Generally, insurance is known as a way in which an individual minimizes the risk attached to their exposure to specific perils caused by various harms. The risk can be managed by taking up insurance with an insurance company. Starting up a company is always a challenging venture. However, some industries have had stringent requirements that have barred prospective entrepreneurs or have resulted in the establishment of an illegal or black market of insurance products. The latter may be seen through practices in the informal sector, where insurance practices lack regulation. There have been reports, especially pertaining to funeral insurance products, of fraudulent mismanagement of communal funds and a lack of formal law enforcement against uncooperative debtors especially if the collateral is trust. Lastly, as much as funeral parlours can be an intermediary between the informal and formal sector, the absence of effective government monitoring and avoidance of prudential requirements and compliance regulations places the consumer in a vulnerable position. Insurance has undoubtedly been one of the industries that have presented many challenges for prospective entrepreneurs and consumers. There is hope that the Insurance Act 18 of 2017 can establish a better precedent for prospective entrants into the insurance market and protect consumers.
What does the Insurance Act propose for new entrants?
The main aim of the Act is to facilitate financial inclusion by regulating the prudential requirements. This note highlights some of the Act’s main features that ease prospective entrants’ requirements or encourage informal insurance schemes to comply with formal sectorial requirements.
Firstly, in the past, licensing conditions favoured larger corporations and were primarily created with such entities in mind rather than Small-Medium Sized enterprises (SME). However, Section 26(1) (b) has brought forth further considerations when issuing or varying insurance licenses. The section states that the Prudential Authority has the power to vary licensing conditions where it is the interests of the public to do so, and such interests include the transformation of the insurance sector. This provision tacitly and indirectly endorses financial inclusion by taking public interests and transformation of the insurance sector into account. Public interests may include consideration of the fact that SMEs may not have the same financial backing and stability as large-sized corporations, but this should not exclude them from operating in the insurance market. In addition, allowing SMEs to operate in this market will not only result in more engagement in the formal economy but will also transform the insurance sector and introduce new players in the insurance market that will cater for low-income individuals.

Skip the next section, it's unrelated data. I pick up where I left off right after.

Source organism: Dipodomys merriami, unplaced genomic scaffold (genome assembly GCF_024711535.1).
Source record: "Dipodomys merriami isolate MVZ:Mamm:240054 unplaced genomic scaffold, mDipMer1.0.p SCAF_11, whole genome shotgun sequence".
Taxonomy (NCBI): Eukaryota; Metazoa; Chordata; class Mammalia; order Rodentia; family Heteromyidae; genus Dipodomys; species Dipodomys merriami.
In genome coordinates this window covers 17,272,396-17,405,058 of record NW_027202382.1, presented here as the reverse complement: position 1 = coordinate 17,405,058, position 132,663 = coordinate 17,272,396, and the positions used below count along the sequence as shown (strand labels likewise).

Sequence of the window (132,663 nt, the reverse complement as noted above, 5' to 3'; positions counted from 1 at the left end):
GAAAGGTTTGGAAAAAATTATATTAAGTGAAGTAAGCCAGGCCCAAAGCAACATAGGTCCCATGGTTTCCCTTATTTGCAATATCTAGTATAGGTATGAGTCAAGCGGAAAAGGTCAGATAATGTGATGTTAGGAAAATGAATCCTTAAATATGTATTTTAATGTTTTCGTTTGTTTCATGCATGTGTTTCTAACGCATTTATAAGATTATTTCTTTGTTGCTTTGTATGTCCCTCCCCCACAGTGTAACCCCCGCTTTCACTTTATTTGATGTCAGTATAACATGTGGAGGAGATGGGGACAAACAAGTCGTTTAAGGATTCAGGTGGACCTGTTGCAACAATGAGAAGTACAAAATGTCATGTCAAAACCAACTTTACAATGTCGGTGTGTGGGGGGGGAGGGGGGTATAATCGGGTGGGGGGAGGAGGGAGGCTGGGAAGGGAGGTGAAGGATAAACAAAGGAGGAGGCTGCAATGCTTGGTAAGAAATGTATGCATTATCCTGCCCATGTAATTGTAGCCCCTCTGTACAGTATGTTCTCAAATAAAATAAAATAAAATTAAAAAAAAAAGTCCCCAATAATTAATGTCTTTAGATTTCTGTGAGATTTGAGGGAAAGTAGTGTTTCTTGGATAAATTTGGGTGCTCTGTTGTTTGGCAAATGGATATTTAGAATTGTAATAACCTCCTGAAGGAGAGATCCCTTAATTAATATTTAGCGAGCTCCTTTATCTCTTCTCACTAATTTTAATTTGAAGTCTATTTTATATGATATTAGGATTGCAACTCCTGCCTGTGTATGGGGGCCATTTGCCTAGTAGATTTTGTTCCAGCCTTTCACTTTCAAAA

Section 25(10) lines up with the Act’s purposes in that it seeks to foster financial inclusion and transformation of the insurance sector by facilitating various types of business by means of imposing differing conditions. Once again, differentiating kinds of insurance businesses by imposing different conditions which are tailored to meet the needs of SMEs allows micro-insurance corporations to operate and not be restrained or stopped by high costs of operating in the insurance industry. It is generally riskier for SMEs to enter into micro-insurance, one of the most prominent reasons include the inability of small corporations to pay out to a high number of simultaneous claims. The way in which the Act has mitigated such a risk is by permitting SME’s to operate in cell structures.
Cell structures are defined in Section1 of the Act; however, they may simply be defined as small corporations that constitute a single cell in a larger structure with other cells, owned by a large corporation with access to a large pool of finances. The operation of a cell structure means that where the SME is unable to pay-out all simultaneous claims to clients, they have the cell’s financial backing to assist in paying out.
The rationale influencing operating in a cell structure is to prevent the SME from going bankrupt by customers’ simultaneous claims, thus allowing small corporations to continue to operate in the sector. These structures protect consumers by ensuring that their cover is not compromised by other concurrent claims to enhance stability. Permitting micro-insurers to operate within cell structures allows the corporation to maintain its financial stability as required by chapter 6 of the Act. The importance of these proviso is that micro-insurance companies will not be excluded from the market due to their inability to meet larger companies’ financial threshold as required by the Act.
What can be deduced is that the Act gives small businesses such as funeral parlours and stokvel clubs a chance to opt-in and be governed by the formal economy rules and regulations which could potentially improve the operation and practises of informal insurance providers for consumers and for the business owners at large. For information on how entrepreneurs can enter the insurance market or comply with the prudential requirements, please contact SchoemanLaw Inc today.